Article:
Your current state of health also affects your risk profile. Do you exercise regularly, are you overweight, over-stressed, depressed? Do you (God forbid), smoke cigarettes? Your health now and in the recent past is an indicator of how you may go on. Another thing that has only emerged recently from studies of HRT and health: if you are healthy HRT seems to improve your health, but if you are not, it can increase your risk of ill-health.
After plotting your personal, statistical risk profile, you need to take a psychological inventory. What are your priorities in life and your attitude to risk? Of course, we all say we want to be healthy and are against taking risks with our health, but probe deeper. Do you want to be healthy at all costs. Would you give things up in order to be healthy – for example, flying, drinking wine, making love? Not that you need to give up any of these in order to survive the menopause; nevertheless, if you have ever said, "A short life, but a merry one," you may be among those prepared to take calculated risks rather than disrupt your lifestyle too much. Such things reveal important aspects of your personality that affect whether you choose to take a drug that may add to your quality of life now, while slightly increasing your risk of certain health problems later.
When to take HRT
One reason why you need to work this out early – before or when the menopause shows up – is that when you take HRT is as important as if you take it. Basically HRT early is good; HRT late is not. One massive US study of the health risks associated with taking HRT called the Women's Health Initiative (WHI), gave HRT to women in their 60s who hadn't taken it before. One reason the study chose older women was because some serious health conditions they wanted to assess: heart attack, stroke and osteoporosis, don't really show up until women reach this age, so starting a study from when they went through the menopause at around 50 would have been very long and expensive. In 2002 the WHI made headlines and halted the branch of the study assessing the effect of HRT upon heart attack and stroke because it emerged that there was a very small increase among those taking HRT. However, unlike most women who use it, they had not taken HRT at the time of the menopause, so it was not totally clear whether it was this lack or the HRT they had taken in their 60s that had caused the increase. Further analysis of the results of this and other studies confirms the latter: the earlier you start HRT the more beneficial its effect on the risk of heart attack and stroke, and only if you start taking it later does it increase your risk.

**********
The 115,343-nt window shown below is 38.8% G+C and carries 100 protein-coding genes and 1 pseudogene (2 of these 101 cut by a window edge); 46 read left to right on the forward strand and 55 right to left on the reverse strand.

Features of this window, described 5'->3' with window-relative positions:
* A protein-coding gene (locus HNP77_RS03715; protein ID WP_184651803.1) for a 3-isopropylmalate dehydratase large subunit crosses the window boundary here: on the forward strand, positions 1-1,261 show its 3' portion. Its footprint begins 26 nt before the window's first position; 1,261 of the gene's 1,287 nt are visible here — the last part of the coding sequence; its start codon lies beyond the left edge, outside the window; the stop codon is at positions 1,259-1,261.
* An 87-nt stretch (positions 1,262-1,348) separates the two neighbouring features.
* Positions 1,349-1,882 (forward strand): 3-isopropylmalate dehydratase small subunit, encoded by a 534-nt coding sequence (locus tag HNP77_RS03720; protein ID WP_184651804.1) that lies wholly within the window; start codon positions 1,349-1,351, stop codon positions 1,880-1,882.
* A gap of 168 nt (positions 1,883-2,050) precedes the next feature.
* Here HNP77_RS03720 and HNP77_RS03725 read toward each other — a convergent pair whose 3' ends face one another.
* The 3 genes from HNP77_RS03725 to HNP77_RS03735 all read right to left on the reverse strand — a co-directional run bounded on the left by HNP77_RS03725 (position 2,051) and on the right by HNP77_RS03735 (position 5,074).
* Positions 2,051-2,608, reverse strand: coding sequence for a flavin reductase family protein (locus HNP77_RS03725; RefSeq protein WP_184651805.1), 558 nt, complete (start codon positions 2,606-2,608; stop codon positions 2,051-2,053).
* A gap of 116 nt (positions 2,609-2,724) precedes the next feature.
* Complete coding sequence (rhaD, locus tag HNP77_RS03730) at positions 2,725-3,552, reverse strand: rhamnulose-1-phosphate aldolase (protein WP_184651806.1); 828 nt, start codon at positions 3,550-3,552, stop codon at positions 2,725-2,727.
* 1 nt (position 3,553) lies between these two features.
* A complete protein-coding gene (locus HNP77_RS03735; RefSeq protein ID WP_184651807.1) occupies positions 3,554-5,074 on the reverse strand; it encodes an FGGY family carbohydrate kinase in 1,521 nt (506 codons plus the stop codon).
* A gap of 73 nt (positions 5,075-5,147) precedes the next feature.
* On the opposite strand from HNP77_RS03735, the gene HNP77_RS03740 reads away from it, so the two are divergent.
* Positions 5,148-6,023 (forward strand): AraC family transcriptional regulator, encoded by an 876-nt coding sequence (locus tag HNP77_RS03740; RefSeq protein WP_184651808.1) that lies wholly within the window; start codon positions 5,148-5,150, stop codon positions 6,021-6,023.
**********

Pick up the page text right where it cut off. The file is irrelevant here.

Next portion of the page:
It's a different picture for breast cancer and osteoporosis. All other factors being equal (that is, familial risk), taking combined HRT appears to slightly increase the risk of breast cancer from the low baseline figure of 17 women in every 100. The risk increases the longer you take it: less than five years increases it very little; up to 10 years a little more; over 10 years (when you are over 60) more noticeably. Five years after you stop HRT your risk is the same as someone (of the same age) who has never taken it. On the basis of these statistics most doctors will prescribe HRT for five years starting at the menopause, while you are at a low risk of breast cancer and heart disease, but at a very high risk of nasty temporary conditions like hot flushes, painful intercourse and disturbed sleep. Some GPs may be relaxed about prescribing it for five more years if your general health is good. When you reach 60 most will ask you to stop. It will have seen you through the tough times by then.
Where osteoporosis is concerned, taking HRT reduces your risk to that of a premenopausal woman. However, five years after you stop, your risk of the condition reverts to what it would have been had you not taken HRT. So if you are in a high-risk group for this condition you will have to consider alternative, long-term treatments. There are a number of these, like bisphosphonates, raloxifene (a selective oestrogen receptor modulator) or strontium ranelate that are generally effective, though not without side-effects.
What are the alternatives?
There are also alternative prescription medicines for the risk of heart attack and stroke. However, if you decide against HRT, either because you fall in a high-risk group or because you are unsympathetic to this kind of medication, there are few alternatives that are as effective for the short-term symptoms of the menopause. You will be offered a forest of complementary and herbal cures, which include several compounds based on plant extracts that act like oestrogen. Some of these have a strong oestrogen-like effect and therefore carry the same health risks as drug-company manufactured oestrogens for those in one of the high-risk groups.
Among the most potent are motherwort leaf, saw palmetto berry, rhodiola rosea root and red clover blossom, while dong quai root, black and blue cohosh, vitex berry, hops flower, wild yam, and liquorice root have a moderate oestrogen effect. These are mostly sold in health food shops and classified as foods rather than medicines, which means that they don't have to undergo the same rigorous testing regime as prescription medicines before they can be sold. So far only black cohosh and vitamin E have been shown to be effective for vasomotor symptoms (hot-flushes) and then only for the short term (six months). While others may be effective, there is at the moment no evidence of their long-term safety.
Menopause in Perspective by Philippa Pigache (Sheldon Press £7.99). To order this book for £7.50, including p&p, go to Independentbooksdirect.co.uk or call 0870 079 8897Reuse content